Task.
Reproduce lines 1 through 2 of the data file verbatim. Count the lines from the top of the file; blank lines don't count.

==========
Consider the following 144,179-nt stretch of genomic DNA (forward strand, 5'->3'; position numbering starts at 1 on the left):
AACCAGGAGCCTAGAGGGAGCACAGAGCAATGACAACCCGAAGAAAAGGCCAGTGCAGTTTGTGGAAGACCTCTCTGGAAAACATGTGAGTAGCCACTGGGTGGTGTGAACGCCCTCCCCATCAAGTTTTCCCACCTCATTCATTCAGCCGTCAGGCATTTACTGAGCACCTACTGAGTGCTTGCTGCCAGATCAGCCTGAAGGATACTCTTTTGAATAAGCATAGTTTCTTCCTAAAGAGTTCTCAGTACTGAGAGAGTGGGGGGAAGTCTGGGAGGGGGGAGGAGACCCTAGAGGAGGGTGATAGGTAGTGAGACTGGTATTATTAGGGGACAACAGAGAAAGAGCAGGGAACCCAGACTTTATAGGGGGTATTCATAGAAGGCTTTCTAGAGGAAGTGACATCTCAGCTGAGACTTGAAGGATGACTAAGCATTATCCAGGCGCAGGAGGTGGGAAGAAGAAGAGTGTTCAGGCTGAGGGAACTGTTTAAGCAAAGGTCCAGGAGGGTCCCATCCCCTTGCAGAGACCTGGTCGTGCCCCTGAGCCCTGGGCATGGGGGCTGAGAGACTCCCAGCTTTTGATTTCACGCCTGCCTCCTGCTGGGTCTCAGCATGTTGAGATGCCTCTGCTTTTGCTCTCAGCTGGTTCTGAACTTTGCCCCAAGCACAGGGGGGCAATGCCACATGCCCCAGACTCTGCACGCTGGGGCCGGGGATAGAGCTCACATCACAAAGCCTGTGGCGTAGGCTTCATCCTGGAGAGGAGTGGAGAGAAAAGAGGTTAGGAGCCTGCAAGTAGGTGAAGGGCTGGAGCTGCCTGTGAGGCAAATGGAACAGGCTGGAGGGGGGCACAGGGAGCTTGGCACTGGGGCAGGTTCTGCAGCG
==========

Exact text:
Consider the following 144,179-nt stretch of genomic DNA (forward strand, 5'->3'; position numbering starts at 1 on the left):
AACCAGGAGCCTAGAGGGAGCACAGAGCAATGACAACCCGAAGAAAAGGCCAGTGCAGTTTGTGGAAGACCTCTCTGGAAAACATGTGAGTAGCCACTGGGTGGTGTGAACGCCCTCCCCATCAAGTTTTCCCACCTCATTCATTCAGCCGTCAGGCATTTACTGAGCACCTACTGAGTGCTTGCTGCCAGATCAGCCTGAAGGATACTCTTTTGAATAAGCATAGTTTCTTCCTAAAGAGTTCTCAGTACTGAGAGAGTGGGGGGAAGTCTGGGAGGGGGGAGGAGACCCTAGAGGAGGGTGATAGGTAGTGAGACTGGTATTATTAGGGGACAACAGAGAAAGAGCAGGGAACCCAGACTTTATAGGGGGTATTCATAGAAGGCTTTCTAGAGGAAGTGACATCTCAGCTGAGACTTGAAGGATGACTAAGCATTATCCAGGCGCAGGAGGTGGGAAGAAGAAGAGTGTTCAGGCTGAGGGAACTGTTTAAGCAAAGGTCCAGGAGGGTCCCATCCCCTTGCAGAGACCTGGTCGTGCCCCTGAGCCCTGGGCATGGGGGCTGAGAGACTCCCAGCTTTTGATTTCACGCCTGCCTCCTGCTGGGTCTCAGCATGTTGAGATGCCTCTGCTTTTGCTCTCAGCTGGTTCTGAACTTTGCCCCAAGCACAGGGGGGCAATGCCACATGCCCCAGACTCTGCACGCTGGGGCCGGGGATAGAGCTCACATCACAAAGCCTGTGGCGTAGGCTTCATCCTGGAGAGGAGTGGAGAGAAAAGAGGTTAGGAGCCTGCAAGTAGGTGAAGGGCTGGAGCTGCCTGTGAGGCAAATGGAACAGGCTGGAGGGGGGCACAGGGAGCTTGGCACTGGGGCAGGTTCTGCAGCG